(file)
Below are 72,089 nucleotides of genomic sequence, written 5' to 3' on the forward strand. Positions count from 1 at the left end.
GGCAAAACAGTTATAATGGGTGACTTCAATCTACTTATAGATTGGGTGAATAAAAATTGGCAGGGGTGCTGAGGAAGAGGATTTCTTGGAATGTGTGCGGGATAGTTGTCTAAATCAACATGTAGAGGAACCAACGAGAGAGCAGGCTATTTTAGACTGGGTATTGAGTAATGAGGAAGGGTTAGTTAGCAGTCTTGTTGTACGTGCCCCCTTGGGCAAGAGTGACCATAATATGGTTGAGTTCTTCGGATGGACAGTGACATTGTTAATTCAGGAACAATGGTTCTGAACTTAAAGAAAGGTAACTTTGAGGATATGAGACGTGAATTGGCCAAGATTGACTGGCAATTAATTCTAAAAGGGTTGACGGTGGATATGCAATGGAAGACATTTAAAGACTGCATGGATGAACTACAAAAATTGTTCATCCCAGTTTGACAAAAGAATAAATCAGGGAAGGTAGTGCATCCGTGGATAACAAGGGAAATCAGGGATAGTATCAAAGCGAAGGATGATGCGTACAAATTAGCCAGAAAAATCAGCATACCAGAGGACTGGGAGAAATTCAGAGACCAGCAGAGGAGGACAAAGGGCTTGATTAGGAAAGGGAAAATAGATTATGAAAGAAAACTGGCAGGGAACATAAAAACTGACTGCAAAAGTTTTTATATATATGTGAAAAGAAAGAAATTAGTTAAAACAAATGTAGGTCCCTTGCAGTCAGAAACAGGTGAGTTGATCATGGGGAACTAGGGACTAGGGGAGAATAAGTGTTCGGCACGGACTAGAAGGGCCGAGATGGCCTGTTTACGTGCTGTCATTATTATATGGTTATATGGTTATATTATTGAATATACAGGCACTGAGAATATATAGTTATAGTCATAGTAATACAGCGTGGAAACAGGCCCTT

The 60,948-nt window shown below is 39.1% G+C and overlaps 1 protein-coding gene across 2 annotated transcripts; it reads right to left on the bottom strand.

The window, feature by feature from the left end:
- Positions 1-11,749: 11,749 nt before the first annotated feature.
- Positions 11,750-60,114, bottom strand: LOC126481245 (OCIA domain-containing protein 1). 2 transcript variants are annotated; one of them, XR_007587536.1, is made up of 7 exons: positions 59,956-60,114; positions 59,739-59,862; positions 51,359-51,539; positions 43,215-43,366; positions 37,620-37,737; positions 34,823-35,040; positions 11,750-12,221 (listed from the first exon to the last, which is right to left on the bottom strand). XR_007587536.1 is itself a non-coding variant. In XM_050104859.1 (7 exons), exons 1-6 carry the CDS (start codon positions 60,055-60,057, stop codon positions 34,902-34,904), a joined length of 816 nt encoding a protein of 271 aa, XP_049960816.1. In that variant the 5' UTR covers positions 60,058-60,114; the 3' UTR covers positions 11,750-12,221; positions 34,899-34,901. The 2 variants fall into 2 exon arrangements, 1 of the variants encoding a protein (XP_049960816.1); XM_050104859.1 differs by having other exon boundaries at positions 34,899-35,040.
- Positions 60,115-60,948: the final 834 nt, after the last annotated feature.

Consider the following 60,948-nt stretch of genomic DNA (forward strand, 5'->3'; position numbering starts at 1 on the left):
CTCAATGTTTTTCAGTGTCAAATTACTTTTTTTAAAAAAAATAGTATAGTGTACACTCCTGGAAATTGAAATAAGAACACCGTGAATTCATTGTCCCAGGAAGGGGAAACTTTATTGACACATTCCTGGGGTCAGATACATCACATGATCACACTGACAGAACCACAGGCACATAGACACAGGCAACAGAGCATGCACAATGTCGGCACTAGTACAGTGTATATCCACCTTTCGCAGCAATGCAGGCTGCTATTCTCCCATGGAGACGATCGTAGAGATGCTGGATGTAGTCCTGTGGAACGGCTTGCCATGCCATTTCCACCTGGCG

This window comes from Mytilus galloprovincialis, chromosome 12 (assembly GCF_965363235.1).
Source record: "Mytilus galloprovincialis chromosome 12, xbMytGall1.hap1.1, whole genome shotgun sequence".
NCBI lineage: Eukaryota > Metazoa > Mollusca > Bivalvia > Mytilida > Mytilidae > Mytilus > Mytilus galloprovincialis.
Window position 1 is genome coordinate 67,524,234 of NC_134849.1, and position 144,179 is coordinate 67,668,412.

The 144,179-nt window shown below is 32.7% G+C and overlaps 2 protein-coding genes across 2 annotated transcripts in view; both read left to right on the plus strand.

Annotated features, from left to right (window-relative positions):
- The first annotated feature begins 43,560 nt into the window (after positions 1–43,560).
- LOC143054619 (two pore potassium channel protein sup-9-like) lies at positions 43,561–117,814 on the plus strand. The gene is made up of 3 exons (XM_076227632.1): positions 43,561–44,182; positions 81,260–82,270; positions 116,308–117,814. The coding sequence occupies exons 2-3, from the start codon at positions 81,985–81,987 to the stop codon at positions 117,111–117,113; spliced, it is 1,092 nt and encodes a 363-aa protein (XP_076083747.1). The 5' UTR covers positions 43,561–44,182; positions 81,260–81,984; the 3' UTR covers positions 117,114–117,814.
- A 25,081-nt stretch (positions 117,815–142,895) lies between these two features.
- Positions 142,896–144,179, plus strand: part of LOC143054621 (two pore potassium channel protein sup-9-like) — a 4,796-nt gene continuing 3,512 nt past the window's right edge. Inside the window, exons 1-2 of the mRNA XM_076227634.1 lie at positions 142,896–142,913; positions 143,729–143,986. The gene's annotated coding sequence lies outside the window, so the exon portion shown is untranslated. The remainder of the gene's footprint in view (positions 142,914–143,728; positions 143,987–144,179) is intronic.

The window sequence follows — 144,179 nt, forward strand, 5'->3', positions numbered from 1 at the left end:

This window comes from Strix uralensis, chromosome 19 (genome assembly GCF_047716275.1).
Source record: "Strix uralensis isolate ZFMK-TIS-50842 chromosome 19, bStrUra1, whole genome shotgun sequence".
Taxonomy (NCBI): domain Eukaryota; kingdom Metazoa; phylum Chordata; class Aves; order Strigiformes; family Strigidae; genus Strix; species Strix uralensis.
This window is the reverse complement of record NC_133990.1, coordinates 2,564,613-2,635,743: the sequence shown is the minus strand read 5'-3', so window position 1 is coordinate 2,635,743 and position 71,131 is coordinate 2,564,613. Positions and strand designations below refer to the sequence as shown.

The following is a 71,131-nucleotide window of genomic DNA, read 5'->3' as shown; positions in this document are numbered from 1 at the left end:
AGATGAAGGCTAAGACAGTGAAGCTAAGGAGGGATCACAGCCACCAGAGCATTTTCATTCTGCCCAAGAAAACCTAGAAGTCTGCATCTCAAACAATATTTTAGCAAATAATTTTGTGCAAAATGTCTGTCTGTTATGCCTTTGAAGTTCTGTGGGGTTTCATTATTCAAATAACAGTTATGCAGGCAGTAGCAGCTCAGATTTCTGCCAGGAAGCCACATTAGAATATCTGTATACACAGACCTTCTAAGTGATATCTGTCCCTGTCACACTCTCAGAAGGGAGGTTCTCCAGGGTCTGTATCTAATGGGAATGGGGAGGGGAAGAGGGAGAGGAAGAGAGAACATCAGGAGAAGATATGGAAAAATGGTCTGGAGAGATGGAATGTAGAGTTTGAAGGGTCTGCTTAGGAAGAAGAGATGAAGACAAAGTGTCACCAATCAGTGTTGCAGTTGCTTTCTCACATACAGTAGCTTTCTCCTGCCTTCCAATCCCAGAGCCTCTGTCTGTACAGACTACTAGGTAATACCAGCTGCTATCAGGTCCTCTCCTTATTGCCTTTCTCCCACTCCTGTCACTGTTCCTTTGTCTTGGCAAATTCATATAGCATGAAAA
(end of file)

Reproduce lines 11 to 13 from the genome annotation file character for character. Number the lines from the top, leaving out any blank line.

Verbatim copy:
Source record: "Mytilus galloprovincialis chromosome 12, xbMytGall1.hap1.1, whole genome shotgun sequence".
NCBI lineage: Eukaryota > Metazoa > Mollusca > Bivalvia > Mytilida > Mytilidae > Mytilus > Mytilus galloprovincialis.
Window position 1 is genome coordinate 67,524,234 of NC_134849.1, and position 144,179 is coordinate 67,668,412.